Polo has a reputation for being enjoyed by the upper crust or the filthy rich. But a new tournament is opening it up to all-comers. Alison Jones reports


If horse racing is the sport of kings then polo is the pasttime of princes, at least as far as our royals are concerned.

It has always had the image of a hobby enjoyed by the wealthy, with stables full of horses and personal helicopters to get them to the chukka on time, like the mud-spattered multimillionaires of Jilly Cooper's fevered imaginings in Polo.

But you don't have to be rich to play polo. You don't even have to be able to ride, or at least you don't in order to apply for a Pro-Am project being organised in Leamington this summer.

It follows in the hoof-steps of other successful Pro-Am projects which have been run in Scotland for the last four years and Yorkshire for the last two.

It will run alongside the Polo in the Park event at the Royal Leamington Spa Polo Club on the Stoneythorpe Estate in Southam, in September.

David Dunbar of Polo in the Park explained: "During our past two years in Scotland we have had three non-riders go through the Pro-Am project, including Gillian, a carpark manager from Paisley whose closest encounter to the equine world prior to that was riding a donkey at Blackpool when she was 10.

"The opportunity is open to all-comers, from plumbers to housewives. If they are willing to put the effort in then we're more than willing to put their hat in the ring."

Rosie Brawley, who is 38, is a housewife and mother of three from Glasgow who was inspired to sign up after seeing a game in Scotland.

She was one of three amateurs and one professional who were pitted against another team consisting of three amateurs and one pro.

"I had ridden as a child, on holidays and I had a few lessons but I wasn't an accomplished rider," she says.

"I just saw other people doing it and I thought 'I could do that'.

"You just need to have the balls to do it. If you are nervous in the first place you are not going to get far."

Polo is a sport that has been described as, with apologies to our Chinese readers, "like playing golf in an earthquake".

Certainly an activity that requires you to try and whack a small ball with a mallet while simultaneously trying to control half aton of horse flesh and avoid being bodychecked by another half ton of over-excited equine, is not for the faint-hearted.

And years spent winning rosettes down at the local pony club might not necessarily work to your advantage either.

"You don't need to be a good rider. You just need to have confidence," says Rosie. "The style of riding is unique. Everyone comes to the table with a clean sheet because it is very freestyle. You have to unlearn other styles of riding."

Rosie and her fellow polo novices were actually not allowed near the horses for the first couple of months. Instead they worked on their fitness training as the sport is very cardiovascular.

Once they did mount up they practised learning to swing the stick while the horse was walking, improving their hand-eye co-ordination, then building up speed as training progressed.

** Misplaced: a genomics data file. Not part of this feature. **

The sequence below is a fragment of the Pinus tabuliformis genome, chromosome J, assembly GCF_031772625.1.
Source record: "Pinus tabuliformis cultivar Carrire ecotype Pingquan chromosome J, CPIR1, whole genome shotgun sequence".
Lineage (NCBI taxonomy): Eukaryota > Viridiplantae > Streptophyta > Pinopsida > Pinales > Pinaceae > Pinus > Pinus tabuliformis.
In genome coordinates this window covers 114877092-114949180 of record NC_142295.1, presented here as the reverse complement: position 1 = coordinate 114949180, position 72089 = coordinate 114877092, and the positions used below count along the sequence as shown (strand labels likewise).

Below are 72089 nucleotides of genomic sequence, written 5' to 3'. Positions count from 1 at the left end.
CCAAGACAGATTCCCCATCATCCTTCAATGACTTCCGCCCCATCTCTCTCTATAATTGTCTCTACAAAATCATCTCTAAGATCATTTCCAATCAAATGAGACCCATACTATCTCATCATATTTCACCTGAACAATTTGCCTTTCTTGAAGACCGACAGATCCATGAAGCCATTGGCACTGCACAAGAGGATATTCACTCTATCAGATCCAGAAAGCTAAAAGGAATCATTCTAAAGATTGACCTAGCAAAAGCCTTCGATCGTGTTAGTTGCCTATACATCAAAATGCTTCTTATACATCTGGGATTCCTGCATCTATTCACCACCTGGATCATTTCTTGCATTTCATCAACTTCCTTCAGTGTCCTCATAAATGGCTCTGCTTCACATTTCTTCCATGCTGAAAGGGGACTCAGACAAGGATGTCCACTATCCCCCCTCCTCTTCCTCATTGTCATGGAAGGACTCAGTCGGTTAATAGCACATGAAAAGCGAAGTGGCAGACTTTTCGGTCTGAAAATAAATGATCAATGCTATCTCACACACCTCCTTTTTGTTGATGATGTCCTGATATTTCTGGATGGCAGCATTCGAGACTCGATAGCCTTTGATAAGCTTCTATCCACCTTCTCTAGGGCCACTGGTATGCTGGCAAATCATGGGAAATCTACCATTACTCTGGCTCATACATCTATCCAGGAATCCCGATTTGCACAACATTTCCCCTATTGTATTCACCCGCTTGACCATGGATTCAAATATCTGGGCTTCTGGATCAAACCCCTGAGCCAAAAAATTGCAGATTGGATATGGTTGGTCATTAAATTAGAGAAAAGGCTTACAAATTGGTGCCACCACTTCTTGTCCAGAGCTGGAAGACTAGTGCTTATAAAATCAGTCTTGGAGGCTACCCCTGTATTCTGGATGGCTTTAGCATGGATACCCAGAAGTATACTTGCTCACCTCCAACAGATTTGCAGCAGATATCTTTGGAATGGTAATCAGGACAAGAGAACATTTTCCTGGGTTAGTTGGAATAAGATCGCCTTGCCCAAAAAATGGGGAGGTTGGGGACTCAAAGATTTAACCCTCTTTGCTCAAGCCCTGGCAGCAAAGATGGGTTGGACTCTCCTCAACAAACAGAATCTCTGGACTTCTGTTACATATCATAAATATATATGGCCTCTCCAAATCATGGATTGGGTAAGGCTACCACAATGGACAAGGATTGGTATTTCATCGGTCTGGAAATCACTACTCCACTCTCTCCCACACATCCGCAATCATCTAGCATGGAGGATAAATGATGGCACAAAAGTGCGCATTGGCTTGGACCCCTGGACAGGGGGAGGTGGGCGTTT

Rosie learnt a painful lesson about the proper way to sit on a polo horse - when she fell off.

"I wasn't balanced. The horse stumbled and I went over its shoulder and landed on my face, breaking my nose and tearing a ligament in my thumb. It wouldn't have happened if I had been sitting further back.

"It was my son's first communion the next day. I had to wear sunglasses to church as I had two black eyes. I looked like Posh Spice.

However, she wasn't put off by her undignified face plant because by then she was hooked.

"Within two weeks I was back playing with a cast on. It really is that addictive and I didn't want to let the team down.

"It is a dangerous sport. Riding off is part of the game so there is that contact where the other horses will try and push yours off the ball."

Another important component for the participants, apart from nerves of steel, is an understanding family. Rosie had to train four or five times aweek for two and ahalf months "I was totally focused but my husband, Brendan, was on board with me. He knew I was working towards a goal. And the kids (their sons, are six, seven and nine) would come down with me and run around. They would love to be involved but are still a bit young."

Rosie discovered the sport was surprisingly democratic.

"I thought I would stick out like a sore thumb but I didn't find that at all. All the others who were playing were very normal and down to earth. The few people who did have marbles in their mouths were very nice, it was just their accents that were different. They didn't look down their noses at you."

Unfortunately Rosie was on the losing side on the actual day of the tournament "We think some of them on the other team had more experience than they were letting on," she says "But it is a memory I'll never forget. I remember at one point absolutely tanking down the pitch chasing somebody with the ball."

She is so passionate about polo that she has joined a club, bought a horse, called Snip, and plays a couple of chukkas twice a week.

"I had wanted to learn more about horses and this gave me the confidence to buy one. My handicap is minus two but he has played at a higher level so he is more experienced.

"I don't think it is any more expensive having a horse for polo than it is having one just for riding but if you are playing four chukkas you really need two. Then you are getting really serious.

"I think it is just a great way for the family to spend a lot of time outdoors and it is a great environment for children."

The closing date for applications to join the Polo in the Park Pro-Am project at Leamington is Monday, May 19. For details look up rlspoloclub.com.